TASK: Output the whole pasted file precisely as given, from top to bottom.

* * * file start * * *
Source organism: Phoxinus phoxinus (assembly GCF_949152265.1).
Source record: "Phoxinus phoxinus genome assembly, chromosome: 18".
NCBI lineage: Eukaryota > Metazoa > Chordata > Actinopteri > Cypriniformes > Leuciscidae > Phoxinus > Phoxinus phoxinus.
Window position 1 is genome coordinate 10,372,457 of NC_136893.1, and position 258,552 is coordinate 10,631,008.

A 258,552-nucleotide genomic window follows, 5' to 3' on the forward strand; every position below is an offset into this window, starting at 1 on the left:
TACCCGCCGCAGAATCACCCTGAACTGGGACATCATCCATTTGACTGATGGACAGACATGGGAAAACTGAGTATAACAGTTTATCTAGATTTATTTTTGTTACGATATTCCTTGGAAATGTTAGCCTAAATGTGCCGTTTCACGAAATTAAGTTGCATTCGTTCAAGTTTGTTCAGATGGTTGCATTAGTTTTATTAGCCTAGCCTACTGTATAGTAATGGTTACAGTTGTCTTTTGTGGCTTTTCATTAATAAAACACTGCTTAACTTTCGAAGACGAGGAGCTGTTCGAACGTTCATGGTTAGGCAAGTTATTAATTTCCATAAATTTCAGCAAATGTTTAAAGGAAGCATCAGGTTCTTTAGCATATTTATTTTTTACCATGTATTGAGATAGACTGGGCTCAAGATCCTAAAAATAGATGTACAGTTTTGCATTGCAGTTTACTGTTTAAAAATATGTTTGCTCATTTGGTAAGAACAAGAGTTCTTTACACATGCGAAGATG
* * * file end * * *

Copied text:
Source organism: Phoxinus phoxinus (assembly GCF_949152265.1).
Source record: "Phoxinus phoxinus genome assembly, chromosome: 18".
NCBI lineage: Eukaryota > Metazoa > Chordata > Actinopteri > Cypriniformes > Leuciscidae > Phoxinus > Phoxinus phoxinus.
Window position 1 is genome coordinate 10,372,457 of NC_136893.1, and position 258,552 is coordinate 10,631,008.

A 258,552-nucleotide genomic window follows, 5' to 3' on the forward strand; every position below is an offset into this window, starting at 1 on the left:
TACCCGCCGCAGAATCACCCTGAACTGGGACATCATCCATTTGACTGATGGACAGACATGGGAAAACTGAGTATAACAGTTTATCTAGATTTATTTTTGTTACGATATTCCTTGGAAATGTTAGCCTAAATGTGCCGTTTCACGAAATTAAGTTGCATTCGTTCAAGTTTGTTCAGATGGTTGCATTAGTTTTATTAGCCTAGCCTACTGTATAGTAATGGTTACAGTTGTCTTTTGTGGCTTTTCATTAATAAAACACTGCTTAACTTTCGAAGACGAGGAGCTGTTCGAACGTTCATGGTTAGGCAAGTTATTAATTTCCATAAATTTCAGCAAATGTTTAAAGGAAGCATCAGGTTCTTTAGCATATTTATTTTTTACCATGTATTGAGATAGACTGGGCTCAAGATCCTAAAAATAGATGTACAGTTTTGCATTGCAGTTTACTGTTTAAAAATATGTTTGCTCATTTGGTAAGAACAAGAGTTCTTTACACATGCGAAGATG